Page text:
Ops Scripting w. Ruby: Frequency 2

Tracking Frequency in Ruby: Part II

This is continuation of series on building Ruby frequency hash to solve common problems in operations scripting. Previously, I described the problem as well as gave a sample data file.

Now, we’ll start to discuss solutions and discussions about Ruby language features.

The Solutions

These solutions we’ll use a conditional while loop in conjunction with the gets method. The gets will return false once it gets an EOL (end-of-line) marker, otherwise, it returns true.

Solution 1: Conditionally Initialize new Hash Value

We open the file and iterate line by line in this example:

We only care about the shell in each line, so we can do a few operations to extract the line. First, chomp off the newline, then split the line into a list, where we slice off the 7th item (indexed by 6):

line = line.chomp            # strip newline
line_items = line.split(/:/) # split up line by ':' divider
shell = line_items[6] # slice off 7th item

This can all be done in a single line.

shell = (line.chomp.split(/:/))[6]

Now that we extracted the shell, we need to check if we actually got a shell.

if shell != nil
# do stuff with that shell as a key
end

Each item in the counts hash will have a key that represents the shell, and a value that represents frequency of shell used in our data file passwd.

We simply need to increment the value. As Ruby does not initialize values to a default value when first used, we have to do this process manually.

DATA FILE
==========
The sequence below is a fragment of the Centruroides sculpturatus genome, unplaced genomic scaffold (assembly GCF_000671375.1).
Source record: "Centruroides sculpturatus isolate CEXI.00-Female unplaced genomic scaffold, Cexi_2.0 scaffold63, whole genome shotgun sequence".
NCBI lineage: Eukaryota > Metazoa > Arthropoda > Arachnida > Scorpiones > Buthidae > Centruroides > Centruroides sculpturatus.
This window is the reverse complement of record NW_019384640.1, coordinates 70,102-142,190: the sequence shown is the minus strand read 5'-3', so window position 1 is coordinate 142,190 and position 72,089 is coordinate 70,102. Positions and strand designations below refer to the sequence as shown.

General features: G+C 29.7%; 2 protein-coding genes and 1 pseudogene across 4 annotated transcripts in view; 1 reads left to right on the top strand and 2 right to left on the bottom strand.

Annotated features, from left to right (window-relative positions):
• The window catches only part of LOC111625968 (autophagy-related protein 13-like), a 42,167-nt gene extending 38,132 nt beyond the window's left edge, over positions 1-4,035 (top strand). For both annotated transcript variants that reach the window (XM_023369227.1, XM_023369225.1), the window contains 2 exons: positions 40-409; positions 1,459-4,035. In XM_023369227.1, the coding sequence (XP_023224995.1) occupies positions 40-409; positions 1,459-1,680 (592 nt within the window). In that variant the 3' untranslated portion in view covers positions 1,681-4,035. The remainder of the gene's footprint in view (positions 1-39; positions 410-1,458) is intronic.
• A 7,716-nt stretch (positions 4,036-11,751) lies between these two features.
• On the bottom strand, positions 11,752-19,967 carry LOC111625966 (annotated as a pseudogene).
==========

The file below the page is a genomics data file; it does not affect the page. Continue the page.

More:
if counts.has_key? shell
counts[shell] += 1 # increment existing value
else
counts[shell] = 1 # initialize value first time
end

Alternatively, we could write the same branch logic using ternary operator ?::

counts[shell] = counts.has_key?(shell) ? counts[shell] += 1 : 1

Solution 2: Auto Assign a Default Value

Instead of conditionally setting the frequency count with branch logic, we can use ruby’s ||= operator, which sets a default value for a key that does not yet exist..

In our solution, we set the default of a key that does not yet exist to 0, and then increment that value by one.

counts[shell] = (counts[shell] ||= 0) + 1

We also only do this whole operation if we have a valid shell.

counts[shell] = (counts[shell] ||= 0) + 1 if shell != nil

Solution 3: Hash with Default Value

Another method is to just to set all keys that do not yet exist to have a default. We can do this with the Hash.new() method instead of {} to create an empty hash.

After this, we no longer need logic to handle conditionally initializing a new hash item.

This allows ruby to behave like other languages that have defaults, but gives us greater control to set the default to one of our choosing.

Conclusion

From these solutions, the you should have picked up the following takeaways for Ruby:

  • Iterating through a file with while and gets
  • Splitting a String
  • List Slicing (or indexing in this case)
  • Testing variable is initialized
  • 3 ways to initialize default value in hash class

In the next article, I will show how to use functional programming style to this problem with map() and select().